Last week I wrote about Thanos’s moral reasoning, pointing out that Thanos is a utilitarian and that his reasoning is fairly sound if you accept his premises:

  1. Population increase causes scarcity of resources.
  2. Scarcity of resources causes suffering.
  3. Suffering is evil.
  4. Good means the elimination of suffering.

Once you accept each of these premises, Thanos’s solution to the problem seems fairly reasonable. Theoretically, wiping out half of the people in existence would eliminate suffering, and since premise 4 is that good means eliminating suffering, eliminating half the people in existence (and therefore eliminating suffering) is good, right?

Well, maybe (again, if you accept all of Thanos’s starting premises), but there are at least two problems with this sort of reasoning.

(EDIT: In fact, when I Googled “Thanos” just now to find a featured image to attach to this post, the first search result was a piece by Paul Tassi in Forbes arguing that Thanos’s plan “doesn’t make much sense.” Tassi lists several reasons for this claim, two of which I write about below.)

First, one might ask: if Thanos has the ability to kill half the universe, then doesn’t he also have the ability to create resources? If the MCU versions of the Infinity Stones have the same powers as the ones in the comics, then certainly Thanos has the power to create whatever he wants to. Instead of “balancing the universe” by wiping out half of the consumers, he could balance it by increasing the amount of resources that get consumed.

So . . . is this a problem for the movie? Not necessarily. First, we don’t know what the true power of the Infinity Stones is in the MCU. Characters sometimes say that the Infinity Stones together grant “unlimited” or “infinite” power, but this could well be hyperbole. Maybe it is easier to destroy with the Stones than it is to create. This would be a change from the comics, but the nature of the Stones (not to mention their name) is already somewhat different in the MCU.

Second, Thanos doesn’t seem to take into account that simply deleting half the universe will lead to as many problems as it solves. If the half who are erased from existence are chosen at random (which seems like the most “fair” way of committing cosmic genocide), then countless people who could contribute to the material betterment of their societies will be gone––people who might have created new means of growing food, new technologies for clean energy, or new cures for various diseases. And what about the people who would add to their society’s store of wisdom and intellectual riches? There can be no doubt that peoples all across the universe will suffer tremendous losses because of Thanos’s “salvation.”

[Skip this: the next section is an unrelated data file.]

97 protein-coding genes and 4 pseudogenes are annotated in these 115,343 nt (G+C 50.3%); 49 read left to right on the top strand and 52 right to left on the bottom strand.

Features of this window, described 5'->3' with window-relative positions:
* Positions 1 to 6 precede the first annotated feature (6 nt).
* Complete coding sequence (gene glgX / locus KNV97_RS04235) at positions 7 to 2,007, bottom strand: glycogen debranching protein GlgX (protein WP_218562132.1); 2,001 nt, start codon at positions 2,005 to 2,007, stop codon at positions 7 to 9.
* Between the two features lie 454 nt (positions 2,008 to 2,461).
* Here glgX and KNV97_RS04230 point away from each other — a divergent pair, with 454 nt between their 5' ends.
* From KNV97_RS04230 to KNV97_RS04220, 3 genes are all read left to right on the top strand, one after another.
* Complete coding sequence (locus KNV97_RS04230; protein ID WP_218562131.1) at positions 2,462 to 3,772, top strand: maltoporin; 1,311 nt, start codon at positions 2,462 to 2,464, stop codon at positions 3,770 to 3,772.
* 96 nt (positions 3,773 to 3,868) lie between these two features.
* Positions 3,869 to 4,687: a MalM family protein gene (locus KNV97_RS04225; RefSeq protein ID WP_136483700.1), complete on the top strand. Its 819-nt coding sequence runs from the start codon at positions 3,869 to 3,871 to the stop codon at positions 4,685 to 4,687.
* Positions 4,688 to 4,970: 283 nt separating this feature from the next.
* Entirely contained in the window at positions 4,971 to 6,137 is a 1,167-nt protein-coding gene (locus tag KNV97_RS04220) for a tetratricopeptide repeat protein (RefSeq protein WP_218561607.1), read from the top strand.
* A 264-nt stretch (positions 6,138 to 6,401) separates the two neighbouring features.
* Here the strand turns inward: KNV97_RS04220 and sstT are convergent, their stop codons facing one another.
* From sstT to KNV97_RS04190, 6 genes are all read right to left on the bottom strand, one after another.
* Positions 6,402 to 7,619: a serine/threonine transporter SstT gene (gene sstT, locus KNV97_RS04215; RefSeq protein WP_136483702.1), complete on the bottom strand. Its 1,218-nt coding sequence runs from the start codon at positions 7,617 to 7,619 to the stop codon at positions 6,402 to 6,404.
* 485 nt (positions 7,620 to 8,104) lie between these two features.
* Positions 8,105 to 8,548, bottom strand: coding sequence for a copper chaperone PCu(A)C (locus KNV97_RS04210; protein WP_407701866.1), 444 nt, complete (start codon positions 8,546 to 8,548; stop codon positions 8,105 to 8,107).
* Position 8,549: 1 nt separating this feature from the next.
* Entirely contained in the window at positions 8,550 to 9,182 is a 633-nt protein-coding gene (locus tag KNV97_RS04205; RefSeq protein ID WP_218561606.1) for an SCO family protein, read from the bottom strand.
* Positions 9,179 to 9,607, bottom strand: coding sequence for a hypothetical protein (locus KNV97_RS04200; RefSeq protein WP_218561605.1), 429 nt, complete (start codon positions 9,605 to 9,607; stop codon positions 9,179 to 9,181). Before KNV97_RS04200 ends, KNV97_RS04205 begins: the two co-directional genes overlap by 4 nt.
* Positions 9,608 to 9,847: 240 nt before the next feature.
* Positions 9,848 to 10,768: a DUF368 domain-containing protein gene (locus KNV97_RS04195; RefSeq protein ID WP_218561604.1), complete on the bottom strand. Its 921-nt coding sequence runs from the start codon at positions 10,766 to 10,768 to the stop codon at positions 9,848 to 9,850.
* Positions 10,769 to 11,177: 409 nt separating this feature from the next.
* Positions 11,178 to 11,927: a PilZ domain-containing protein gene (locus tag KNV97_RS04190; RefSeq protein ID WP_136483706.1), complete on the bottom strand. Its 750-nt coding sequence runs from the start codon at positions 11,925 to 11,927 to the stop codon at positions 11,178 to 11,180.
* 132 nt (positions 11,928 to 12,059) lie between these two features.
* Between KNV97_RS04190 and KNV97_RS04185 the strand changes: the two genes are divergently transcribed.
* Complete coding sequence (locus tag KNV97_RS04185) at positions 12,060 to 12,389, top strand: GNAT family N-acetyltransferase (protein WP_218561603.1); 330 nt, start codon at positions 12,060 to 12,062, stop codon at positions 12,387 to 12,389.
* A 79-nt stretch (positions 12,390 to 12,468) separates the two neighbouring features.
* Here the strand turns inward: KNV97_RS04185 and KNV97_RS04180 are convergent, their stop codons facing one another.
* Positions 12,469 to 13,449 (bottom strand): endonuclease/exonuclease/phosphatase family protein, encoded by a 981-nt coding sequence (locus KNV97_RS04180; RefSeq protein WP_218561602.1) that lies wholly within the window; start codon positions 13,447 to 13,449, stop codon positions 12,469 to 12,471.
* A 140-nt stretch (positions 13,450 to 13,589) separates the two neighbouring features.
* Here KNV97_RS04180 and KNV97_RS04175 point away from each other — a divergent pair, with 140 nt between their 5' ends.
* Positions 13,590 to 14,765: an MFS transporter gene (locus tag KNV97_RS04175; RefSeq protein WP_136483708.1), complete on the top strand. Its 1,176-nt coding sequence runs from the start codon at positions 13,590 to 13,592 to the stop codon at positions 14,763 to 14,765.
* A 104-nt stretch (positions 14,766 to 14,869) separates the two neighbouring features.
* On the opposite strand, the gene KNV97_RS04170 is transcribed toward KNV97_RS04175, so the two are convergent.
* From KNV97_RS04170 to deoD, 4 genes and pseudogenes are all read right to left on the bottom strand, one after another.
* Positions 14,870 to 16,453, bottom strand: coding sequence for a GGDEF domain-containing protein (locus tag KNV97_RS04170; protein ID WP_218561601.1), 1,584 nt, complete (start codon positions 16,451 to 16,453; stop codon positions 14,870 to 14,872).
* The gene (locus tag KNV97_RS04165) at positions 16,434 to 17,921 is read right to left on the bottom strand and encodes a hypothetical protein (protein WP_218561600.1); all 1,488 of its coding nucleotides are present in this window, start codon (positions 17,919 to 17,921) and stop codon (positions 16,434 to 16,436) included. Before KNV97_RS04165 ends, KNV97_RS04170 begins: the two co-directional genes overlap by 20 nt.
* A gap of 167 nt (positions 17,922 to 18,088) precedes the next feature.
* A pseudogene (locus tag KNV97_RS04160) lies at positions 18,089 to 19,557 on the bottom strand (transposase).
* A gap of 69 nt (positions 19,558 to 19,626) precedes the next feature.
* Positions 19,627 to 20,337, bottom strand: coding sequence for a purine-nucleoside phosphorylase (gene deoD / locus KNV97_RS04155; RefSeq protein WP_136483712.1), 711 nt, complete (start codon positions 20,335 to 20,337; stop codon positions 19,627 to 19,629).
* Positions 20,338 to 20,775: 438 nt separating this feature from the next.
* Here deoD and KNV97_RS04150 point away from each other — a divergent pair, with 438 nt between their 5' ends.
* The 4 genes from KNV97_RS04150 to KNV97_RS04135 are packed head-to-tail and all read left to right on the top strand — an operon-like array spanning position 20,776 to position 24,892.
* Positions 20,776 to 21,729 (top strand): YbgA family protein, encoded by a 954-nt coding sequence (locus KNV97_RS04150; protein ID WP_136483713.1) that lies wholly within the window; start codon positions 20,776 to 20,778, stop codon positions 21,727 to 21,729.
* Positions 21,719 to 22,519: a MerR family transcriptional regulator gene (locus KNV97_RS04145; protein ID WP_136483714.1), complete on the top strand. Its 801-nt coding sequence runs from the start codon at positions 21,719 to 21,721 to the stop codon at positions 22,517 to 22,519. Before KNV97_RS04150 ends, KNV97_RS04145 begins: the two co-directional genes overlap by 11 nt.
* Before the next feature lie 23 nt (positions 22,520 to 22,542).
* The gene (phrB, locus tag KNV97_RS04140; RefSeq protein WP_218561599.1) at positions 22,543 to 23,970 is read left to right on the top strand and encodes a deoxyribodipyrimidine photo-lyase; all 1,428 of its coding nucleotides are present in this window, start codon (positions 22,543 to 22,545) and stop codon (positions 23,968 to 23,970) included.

But we don’t necessarily have to seek a logical explanation for Thanos’s decision to reduce the number of consumers rather than increasing the amount of resources. In fact, I’d say that Thanos’s motivation in Infinity War is just logical enough to make him more than just a cartoon villain while just unreasonable enough to be realistic. In fact, you can find people on the internet who think exactly like Thanos does.

I am wary of finding myself guilty of “nutpicking,” but it seems awfully easy to find people we might call “principled misanthropes” on the internet––Twitter, especially. You know the type: these people are wised up; they are just educated enough to make them think that they know everything; they’re not educated enough to make them see that none of us knows very much of anything; they get most of their moral principles from listening to the loudest commenters on the internet; and they are possessed of a paradoxical misanthropy that hates humanity for what it does to . . . humanity. Somebody does something awful or stupid, and they respond with a knowing and self-satisfied “Human suck.” The world would be better off without humans. Humans rape, pillage, and torture. We destroy the environment. We enslave others. Etc. For these types of people, humanity doesn’t suffer from a disease; it is the disease.

So while some people might look at the logical problems with Thanos’s quest in Infinity War and say that these things are flaws in the film, I say that they’re actually strengths. After spending too much time reading what other people have to say on social media and in article comments, it is easy for me to imagine that someone given infinite power would decide that the solution is fewer humans, not more resources––especially when that someone is known as the “Mad Titan.”

But that’s just me.